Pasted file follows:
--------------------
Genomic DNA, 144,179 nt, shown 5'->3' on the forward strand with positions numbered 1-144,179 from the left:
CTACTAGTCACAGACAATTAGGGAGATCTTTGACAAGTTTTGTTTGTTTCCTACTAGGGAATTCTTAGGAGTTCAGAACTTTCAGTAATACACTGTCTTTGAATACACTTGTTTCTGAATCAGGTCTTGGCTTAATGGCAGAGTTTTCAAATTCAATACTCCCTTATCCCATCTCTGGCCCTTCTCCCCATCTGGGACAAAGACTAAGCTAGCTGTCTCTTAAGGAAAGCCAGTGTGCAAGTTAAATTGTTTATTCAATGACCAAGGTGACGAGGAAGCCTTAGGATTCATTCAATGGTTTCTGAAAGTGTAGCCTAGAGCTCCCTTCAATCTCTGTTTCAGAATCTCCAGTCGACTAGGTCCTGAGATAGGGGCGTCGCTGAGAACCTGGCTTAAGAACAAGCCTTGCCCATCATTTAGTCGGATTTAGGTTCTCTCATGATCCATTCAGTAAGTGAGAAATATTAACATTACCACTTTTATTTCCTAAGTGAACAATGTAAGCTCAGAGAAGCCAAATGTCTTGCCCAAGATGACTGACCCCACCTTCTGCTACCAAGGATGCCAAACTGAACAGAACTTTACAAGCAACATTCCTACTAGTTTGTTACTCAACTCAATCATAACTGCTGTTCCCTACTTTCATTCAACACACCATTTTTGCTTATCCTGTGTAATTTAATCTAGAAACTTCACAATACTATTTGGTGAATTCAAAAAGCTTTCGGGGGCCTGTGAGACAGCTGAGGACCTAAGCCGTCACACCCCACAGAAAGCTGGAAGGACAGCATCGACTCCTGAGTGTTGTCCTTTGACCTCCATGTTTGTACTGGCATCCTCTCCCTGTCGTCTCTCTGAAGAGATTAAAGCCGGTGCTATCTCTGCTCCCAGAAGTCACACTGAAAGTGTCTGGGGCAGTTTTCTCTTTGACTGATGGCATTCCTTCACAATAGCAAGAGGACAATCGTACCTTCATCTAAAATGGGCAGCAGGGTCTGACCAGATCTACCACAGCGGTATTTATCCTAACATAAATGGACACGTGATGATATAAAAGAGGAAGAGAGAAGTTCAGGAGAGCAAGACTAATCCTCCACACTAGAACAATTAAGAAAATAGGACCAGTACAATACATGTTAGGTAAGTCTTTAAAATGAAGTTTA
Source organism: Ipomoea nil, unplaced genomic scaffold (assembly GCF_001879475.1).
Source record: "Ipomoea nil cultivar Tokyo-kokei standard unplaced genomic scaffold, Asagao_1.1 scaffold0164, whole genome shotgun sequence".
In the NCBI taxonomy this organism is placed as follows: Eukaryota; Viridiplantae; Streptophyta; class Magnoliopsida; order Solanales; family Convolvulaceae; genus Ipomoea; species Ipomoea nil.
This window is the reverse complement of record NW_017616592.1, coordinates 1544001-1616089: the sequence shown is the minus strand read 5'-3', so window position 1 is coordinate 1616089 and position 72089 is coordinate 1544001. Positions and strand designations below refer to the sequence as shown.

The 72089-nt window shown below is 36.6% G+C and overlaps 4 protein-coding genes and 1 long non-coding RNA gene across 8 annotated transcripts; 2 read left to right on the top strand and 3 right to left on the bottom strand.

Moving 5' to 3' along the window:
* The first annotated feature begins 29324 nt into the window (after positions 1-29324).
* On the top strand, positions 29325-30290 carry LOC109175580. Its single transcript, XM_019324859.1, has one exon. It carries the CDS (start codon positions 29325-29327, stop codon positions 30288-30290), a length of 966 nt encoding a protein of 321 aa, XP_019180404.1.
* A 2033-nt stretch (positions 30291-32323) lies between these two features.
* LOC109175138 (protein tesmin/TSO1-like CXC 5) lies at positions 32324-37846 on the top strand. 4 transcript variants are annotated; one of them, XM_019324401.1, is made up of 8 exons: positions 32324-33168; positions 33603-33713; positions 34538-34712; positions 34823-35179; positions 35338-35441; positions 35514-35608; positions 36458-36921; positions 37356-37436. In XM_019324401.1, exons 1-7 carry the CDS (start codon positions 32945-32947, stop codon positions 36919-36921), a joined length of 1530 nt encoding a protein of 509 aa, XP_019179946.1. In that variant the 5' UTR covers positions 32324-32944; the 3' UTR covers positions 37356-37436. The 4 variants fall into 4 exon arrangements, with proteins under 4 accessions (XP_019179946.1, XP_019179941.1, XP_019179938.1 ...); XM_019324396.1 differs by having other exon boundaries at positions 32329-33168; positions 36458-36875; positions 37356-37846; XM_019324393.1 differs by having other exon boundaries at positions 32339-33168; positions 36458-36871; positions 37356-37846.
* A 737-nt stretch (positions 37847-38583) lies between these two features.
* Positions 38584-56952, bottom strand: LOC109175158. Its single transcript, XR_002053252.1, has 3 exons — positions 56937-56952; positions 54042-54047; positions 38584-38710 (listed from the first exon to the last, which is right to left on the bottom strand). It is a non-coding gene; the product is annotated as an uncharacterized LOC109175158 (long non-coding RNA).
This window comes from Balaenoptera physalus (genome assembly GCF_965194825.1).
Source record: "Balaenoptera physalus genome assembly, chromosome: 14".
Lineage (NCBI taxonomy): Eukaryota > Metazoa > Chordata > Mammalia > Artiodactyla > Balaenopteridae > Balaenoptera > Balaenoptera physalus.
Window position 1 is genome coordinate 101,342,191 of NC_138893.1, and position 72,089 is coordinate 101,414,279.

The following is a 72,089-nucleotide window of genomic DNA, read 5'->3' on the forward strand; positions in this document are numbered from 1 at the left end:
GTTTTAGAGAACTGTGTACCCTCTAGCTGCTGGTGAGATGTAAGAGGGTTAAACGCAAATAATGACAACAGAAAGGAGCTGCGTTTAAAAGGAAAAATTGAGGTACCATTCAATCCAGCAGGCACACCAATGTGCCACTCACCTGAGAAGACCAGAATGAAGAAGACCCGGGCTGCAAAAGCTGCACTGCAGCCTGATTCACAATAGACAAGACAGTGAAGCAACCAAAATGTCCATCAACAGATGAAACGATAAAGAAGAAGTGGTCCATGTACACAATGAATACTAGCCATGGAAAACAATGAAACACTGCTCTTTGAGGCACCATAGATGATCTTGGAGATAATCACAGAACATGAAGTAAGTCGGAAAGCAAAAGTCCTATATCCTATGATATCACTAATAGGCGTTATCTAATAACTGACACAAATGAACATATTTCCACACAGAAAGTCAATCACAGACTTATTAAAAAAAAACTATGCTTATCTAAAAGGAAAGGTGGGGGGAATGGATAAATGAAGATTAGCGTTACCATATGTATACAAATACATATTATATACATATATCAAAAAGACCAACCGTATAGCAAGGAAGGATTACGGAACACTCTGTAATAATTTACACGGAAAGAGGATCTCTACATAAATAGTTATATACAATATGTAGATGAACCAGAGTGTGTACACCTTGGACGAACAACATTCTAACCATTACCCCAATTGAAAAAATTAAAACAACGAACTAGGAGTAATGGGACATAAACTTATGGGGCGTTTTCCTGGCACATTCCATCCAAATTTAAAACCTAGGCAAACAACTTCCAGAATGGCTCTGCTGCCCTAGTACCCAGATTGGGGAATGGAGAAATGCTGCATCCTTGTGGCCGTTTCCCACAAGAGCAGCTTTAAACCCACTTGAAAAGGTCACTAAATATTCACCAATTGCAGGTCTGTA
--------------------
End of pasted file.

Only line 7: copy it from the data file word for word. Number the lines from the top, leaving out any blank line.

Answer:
The 72089-nt window shown below is 36.6% G+C and overlaps 4 protein-coding genes and 1 long non-coding RNA gene across 8 annotated transcripts; 2 read left to right on the top strand and 3 right to left on the bottom strand.